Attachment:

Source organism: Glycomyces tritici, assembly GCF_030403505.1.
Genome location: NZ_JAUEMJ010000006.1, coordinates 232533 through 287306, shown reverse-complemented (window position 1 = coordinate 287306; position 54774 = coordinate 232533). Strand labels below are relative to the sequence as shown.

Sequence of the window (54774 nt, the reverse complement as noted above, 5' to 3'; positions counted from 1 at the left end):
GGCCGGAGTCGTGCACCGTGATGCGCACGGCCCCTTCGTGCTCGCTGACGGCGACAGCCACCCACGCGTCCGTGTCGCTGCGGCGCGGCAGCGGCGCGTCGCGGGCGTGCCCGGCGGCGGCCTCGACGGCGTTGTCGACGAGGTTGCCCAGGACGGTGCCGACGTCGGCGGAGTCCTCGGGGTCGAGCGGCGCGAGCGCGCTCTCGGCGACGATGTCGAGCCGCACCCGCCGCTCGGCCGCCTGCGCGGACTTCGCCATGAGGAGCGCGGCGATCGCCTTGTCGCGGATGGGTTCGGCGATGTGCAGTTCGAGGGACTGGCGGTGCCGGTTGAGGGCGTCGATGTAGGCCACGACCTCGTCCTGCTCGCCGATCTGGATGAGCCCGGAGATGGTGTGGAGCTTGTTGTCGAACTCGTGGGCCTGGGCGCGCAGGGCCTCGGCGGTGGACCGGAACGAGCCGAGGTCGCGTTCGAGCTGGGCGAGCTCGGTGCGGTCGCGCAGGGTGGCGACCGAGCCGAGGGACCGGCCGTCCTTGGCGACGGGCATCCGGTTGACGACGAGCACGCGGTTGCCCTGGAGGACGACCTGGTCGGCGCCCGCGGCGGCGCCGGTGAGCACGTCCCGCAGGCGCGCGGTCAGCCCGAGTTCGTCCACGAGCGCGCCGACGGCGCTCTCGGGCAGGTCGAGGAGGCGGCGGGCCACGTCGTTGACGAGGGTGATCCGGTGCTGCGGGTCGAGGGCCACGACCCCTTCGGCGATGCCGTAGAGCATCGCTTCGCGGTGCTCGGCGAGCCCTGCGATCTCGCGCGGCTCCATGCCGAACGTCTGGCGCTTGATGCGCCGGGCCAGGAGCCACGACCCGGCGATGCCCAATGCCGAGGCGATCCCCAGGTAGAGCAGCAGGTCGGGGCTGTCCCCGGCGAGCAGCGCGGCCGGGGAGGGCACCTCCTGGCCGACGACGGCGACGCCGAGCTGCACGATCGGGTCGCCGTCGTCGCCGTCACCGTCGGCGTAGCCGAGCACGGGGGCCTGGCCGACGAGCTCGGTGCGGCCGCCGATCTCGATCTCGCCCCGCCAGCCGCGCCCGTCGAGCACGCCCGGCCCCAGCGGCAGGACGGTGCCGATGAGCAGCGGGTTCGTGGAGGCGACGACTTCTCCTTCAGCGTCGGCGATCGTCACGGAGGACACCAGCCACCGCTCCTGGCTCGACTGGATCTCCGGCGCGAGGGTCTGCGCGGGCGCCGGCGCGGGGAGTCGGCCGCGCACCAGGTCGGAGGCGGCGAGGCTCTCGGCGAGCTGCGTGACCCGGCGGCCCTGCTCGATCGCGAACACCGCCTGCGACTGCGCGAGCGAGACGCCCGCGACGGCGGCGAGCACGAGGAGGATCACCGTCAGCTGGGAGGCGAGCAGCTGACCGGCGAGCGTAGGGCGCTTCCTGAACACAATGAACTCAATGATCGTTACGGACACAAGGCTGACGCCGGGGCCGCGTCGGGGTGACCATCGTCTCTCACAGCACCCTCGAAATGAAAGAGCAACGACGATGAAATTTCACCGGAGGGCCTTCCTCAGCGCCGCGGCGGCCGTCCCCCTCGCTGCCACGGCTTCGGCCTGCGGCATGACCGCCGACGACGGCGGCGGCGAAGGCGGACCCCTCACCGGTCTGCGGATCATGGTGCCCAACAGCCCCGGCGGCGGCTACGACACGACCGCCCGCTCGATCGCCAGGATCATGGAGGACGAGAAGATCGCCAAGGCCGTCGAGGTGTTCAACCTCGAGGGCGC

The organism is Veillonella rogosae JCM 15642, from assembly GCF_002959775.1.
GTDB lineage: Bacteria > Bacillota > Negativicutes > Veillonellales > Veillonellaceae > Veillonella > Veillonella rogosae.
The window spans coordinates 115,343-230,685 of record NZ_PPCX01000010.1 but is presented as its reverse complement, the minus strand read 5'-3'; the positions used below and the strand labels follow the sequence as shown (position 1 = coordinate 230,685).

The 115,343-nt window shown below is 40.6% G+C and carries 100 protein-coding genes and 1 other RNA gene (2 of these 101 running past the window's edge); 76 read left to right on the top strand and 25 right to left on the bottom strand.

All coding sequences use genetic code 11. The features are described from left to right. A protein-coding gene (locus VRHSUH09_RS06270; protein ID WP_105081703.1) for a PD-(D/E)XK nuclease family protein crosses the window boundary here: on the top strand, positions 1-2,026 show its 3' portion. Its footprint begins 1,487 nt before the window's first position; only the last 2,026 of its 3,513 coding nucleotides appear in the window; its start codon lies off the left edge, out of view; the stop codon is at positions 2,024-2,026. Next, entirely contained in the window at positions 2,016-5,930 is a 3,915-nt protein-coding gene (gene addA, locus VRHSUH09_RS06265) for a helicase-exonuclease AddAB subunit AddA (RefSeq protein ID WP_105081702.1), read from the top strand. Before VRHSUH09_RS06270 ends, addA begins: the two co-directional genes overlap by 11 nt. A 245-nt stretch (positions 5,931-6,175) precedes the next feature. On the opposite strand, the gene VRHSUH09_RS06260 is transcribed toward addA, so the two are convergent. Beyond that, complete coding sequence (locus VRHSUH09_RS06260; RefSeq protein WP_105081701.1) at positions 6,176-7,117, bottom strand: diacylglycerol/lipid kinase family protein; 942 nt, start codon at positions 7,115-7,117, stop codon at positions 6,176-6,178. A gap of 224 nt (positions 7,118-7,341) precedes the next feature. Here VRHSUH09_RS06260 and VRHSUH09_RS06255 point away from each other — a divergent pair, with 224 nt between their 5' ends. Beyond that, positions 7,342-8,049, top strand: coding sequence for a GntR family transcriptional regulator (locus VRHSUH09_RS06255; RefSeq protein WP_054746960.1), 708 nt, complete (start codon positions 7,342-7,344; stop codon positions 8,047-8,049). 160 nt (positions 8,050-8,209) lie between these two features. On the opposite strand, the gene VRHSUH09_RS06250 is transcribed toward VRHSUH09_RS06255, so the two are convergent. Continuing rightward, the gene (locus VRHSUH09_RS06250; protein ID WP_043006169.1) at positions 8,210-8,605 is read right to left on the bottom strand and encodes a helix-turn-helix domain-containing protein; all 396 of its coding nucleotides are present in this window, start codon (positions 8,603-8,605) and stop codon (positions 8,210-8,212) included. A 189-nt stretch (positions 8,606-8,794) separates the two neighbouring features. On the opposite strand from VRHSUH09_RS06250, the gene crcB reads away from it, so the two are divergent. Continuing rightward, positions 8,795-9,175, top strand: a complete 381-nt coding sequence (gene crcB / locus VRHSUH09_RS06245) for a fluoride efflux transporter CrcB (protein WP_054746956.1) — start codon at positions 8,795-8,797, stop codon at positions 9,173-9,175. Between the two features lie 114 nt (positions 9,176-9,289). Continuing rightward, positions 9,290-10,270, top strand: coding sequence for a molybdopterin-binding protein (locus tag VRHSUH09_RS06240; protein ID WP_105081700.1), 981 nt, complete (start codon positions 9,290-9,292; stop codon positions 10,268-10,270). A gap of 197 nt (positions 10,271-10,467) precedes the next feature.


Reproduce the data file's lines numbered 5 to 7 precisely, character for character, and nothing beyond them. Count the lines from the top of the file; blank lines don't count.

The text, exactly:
The organism is Veillonella rogosae JCM 15642, from assembly GCF_002959775.1.
GTDB lineage: Bacteria > Bacillota > Negativicutes > Veillonellales > Veillonellaceae > Veillonella > Veillonella rogosae.
The window spans coordinates 115,343-230,685 of record NZ_PPCX01000010.1 but is presented as its reverse complement, the minus strand read 5'-3'; the positions used below and the strand labels follow the sequence as shown (position 1 = coordinate 230,685).